Source: Freepik Copyright: pressfoto URL: License: Licensed by JMIR September 7, 2021 The world is increasingly surfing the web to access a wide range of goods and services, and food is no exception. In 2020, web-based food ordering platforms were used by almost 1 billion people across the world. The wide reach of these systems provides a tremendous opportunity to deliver public health interventions, and new research by the University of Newcastle published today in the Journal of Medical Internet Research has investigated the potential of these systems to improve food choices among primary school children. School canteens are the most common take-away foodRead More →

Source: Image created by the Authors Copyright: The Authors URL: License: Creative Commons Attribution (CC-BY) Using Social Media, UC Davis Research Identifies Stressors by Hannah Stevens and Karen Nikos-Rose August 27, 2021 While a life-altering pandemic has caused a substantial uptick in anxiety and depression symptoms among adults and children alike, LGBTQ+ youth have turned to peers in anonymous web-based discussion forums for support. New research from the University of California, Davis, suggests these LGBTQ+ teenagers—who already experience disproportionate levels of psychological adversity—exhibited increased anxiety on the popular r/LGBTeens subreddit throughout 2020 and the start of 2021. With physical isolation leading to an increase inRead More →

Source: Unsplash Copyright: freestocks URL: License: Licensed by JMIR UC Davis Study Points Out Need to Consider Future Public Health Responses by Hannah Stevens and Karen Nikos-Rose July 19, 2021 Although people in early 2020 hoarded toilet paper, washed their hands incessantly, and wouldn’t leave home, 11 months later, the public pushed the envelope on COVID-19 safety precautions and ignored warnings, a new University of California, Davis, study suggests. Researchers in the Department of Communication examined people’s reactions and expressions of anxiety about news articles on Twitter. Additionally, they investigated reactions to fear-inducing health news over time, despite the steadily rising COVID-19 death toll, said Hannah Stevens,Read More →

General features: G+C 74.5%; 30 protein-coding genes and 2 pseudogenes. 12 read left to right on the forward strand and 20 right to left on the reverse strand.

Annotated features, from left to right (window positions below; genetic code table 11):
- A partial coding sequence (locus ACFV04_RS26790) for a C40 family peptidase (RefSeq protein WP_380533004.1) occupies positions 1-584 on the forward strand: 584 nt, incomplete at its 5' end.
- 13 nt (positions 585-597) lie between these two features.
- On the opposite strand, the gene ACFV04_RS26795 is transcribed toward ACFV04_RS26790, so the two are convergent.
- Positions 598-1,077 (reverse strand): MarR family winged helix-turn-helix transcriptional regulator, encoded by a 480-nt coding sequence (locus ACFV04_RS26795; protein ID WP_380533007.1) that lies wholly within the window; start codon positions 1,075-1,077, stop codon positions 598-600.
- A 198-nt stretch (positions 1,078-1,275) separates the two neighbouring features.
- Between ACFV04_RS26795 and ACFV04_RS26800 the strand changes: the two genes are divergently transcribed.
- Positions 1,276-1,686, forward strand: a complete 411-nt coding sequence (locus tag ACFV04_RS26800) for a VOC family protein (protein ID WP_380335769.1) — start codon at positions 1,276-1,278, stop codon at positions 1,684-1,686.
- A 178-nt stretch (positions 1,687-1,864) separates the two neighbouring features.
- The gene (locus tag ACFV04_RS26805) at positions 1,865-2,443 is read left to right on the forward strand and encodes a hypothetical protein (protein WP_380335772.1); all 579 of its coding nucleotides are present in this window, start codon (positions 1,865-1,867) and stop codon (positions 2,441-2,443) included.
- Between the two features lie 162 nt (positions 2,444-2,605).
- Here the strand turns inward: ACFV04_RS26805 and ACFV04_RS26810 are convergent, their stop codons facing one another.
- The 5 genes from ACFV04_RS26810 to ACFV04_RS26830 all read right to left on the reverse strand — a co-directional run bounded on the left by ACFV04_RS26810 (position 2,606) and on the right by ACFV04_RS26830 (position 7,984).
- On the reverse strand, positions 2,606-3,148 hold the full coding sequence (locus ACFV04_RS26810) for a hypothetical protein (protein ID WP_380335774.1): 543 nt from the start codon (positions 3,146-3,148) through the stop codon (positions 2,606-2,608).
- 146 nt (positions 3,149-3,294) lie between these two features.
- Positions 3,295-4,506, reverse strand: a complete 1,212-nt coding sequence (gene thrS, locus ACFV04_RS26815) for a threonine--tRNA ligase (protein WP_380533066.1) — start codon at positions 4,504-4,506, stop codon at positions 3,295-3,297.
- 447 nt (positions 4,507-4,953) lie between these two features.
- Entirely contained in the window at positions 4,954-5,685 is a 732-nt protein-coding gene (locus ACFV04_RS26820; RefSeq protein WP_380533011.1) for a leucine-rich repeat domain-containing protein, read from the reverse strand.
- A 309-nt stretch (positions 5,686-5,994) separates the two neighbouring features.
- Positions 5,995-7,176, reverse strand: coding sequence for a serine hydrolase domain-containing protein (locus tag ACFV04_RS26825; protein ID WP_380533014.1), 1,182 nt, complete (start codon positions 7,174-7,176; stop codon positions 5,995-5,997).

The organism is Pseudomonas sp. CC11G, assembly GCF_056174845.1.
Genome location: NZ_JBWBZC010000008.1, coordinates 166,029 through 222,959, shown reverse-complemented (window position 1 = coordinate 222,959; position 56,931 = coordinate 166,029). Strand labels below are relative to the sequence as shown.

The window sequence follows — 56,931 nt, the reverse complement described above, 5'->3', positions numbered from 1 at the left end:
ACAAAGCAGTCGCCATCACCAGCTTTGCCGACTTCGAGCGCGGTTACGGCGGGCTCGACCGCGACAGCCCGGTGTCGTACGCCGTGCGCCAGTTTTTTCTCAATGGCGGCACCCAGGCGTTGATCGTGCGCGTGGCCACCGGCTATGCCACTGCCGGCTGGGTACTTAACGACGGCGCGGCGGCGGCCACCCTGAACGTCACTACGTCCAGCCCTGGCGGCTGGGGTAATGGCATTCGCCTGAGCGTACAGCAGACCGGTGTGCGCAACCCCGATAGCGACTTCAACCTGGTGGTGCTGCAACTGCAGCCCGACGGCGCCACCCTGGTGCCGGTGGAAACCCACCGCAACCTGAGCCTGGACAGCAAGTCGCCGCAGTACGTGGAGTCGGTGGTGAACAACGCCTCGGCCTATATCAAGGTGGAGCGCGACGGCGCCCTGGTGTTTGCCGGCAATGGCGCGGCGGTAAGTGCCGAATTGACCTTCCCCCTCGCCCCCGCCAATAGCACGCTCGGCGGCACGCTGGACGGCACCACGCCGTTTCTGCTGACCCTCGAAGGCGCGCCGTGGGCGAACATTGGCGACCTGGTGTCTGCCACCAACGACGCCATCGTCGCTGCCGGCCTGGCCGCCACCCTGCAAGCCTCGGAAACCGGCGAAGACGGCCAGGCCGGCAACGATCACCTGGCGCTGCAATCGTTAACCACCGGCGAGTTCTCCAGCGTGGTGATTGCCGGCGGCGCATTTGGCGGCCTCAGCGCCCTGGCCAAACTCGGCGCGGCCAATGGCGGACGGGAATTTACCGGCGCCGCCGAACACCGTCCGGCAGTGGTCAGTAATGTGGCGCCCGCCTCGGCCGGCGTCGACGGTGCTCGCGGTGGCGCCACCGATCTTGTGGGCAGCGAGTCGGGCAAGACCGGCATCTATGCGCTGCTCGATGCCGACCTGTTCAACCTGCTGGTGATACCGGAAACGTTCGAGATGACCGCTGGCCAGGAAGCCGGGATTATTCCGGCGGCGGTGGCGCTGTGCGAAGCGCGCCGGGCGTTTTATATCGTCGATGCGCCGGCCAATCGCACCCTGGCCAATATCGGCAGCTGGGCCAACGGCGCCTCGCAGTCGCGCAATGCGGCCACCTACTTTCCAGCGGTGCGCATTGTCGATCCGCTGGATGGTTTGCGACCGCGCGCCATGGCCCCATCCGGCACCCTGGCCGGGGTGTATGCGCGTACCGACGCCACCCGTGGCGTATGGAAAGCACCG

Sue Bohle Executive Director Serious Play Conference Earlier in my career I headed a prominent PR agency in the entertainment video games industry. I began to wonder, “Why are kids so addicted, that they will play for hours, day after day”? Then one day, a developer called to ask me to promote his game – to teach kids math. I was hooked. So when I launched the first Serious Play Conference 14 years ago, I thought we were going to focus on the use of games for education. But at the first conference, trainers in healthcare, military, government and education researchers showed up. These earlyRead More →

Source: flickr Copyright: Rawpixel Ltd URL: License: Creative Commons Attribution (CC-BY) It is becoming increasingly popular to conduct psychological research remotely so that researchers can study cognition and behavior when and where they naturally occur. Remote methods also increase accessibility, as participants are not required to travel to testing locations or meet face-to-face with researchers. This has been an especially important consideration during the SARS-CoV-2 pandemic. However, it is still unclear how best to validate digital tools for remote clinical research. Researchers at Cambridge Cognition and the University of Bristol have been thinking about various approaches to developing digital assessments for remote clinical research, whichRead More →

By Jessica Rivinius, Miami University news and communications As businesses and schools around the world grapple with the return to “normal” plans, two recent Miami University studies shed light on the effectiveness of various interventions targeting COVID-19, finding that vaccines alone will not end the pandemic. Though vaccines are powerful, nonpharmaceutical interventions are still needed. The first study found that mask wearing—together with transitioning to remote work and school—had the largest effect on reducing the transmission of the virus, more so than contact tracing or other interventions. The second study showed that even if vaccine compliance is just 20%, vaccines can considerably lower the totalRead More →

Source: / Vida Health Copyright: oatawa / Vida Health Licensed by the authors New research in the peer-reviewed journal JMIR Diabetes shows significant reduction in blood sugar levels San Francisco, June 2, 2021 – New research published in JMIR Diabetes shows clinically meaningful reductions in hemoglobin A1c (HbA1c) levels for participants enrolled in Vida Health’s virtual diabetes management program. The study’s findings suggest that Vida’s program represents an accessible, scalable, and effective solution to type 2 diabetes management and improved HbA1c. The study, “Improved Glycemic Control With a Digital Health Intervention in Adults With Type 2 Diabetes: Retrospective Study,” examined the changes inRead More →

Source: iStock by Getty Images Copyright: mapodile URL: License: Licensed by the authors Bond scores, reflecting patient/therapist rapport, were comparable to traditional human-delivered services across treatment modalities and were significantly higher than computerized cognitive behavioral therapy (cCBT) programs. The findings challenge the notion that digital mental health interventions are, by definition, limited because they don’t involve a human touch. San Francisco, CA, May 11, 2021 – Woebot Health, a pioneer in the development of relational technologies and tools to support mental health, today announced that the results of its most recent study, titled “Evidence of Human-Level Bonds Established With a Digital Conversational Agent: Cross-sectional, RetrospectiveRead More →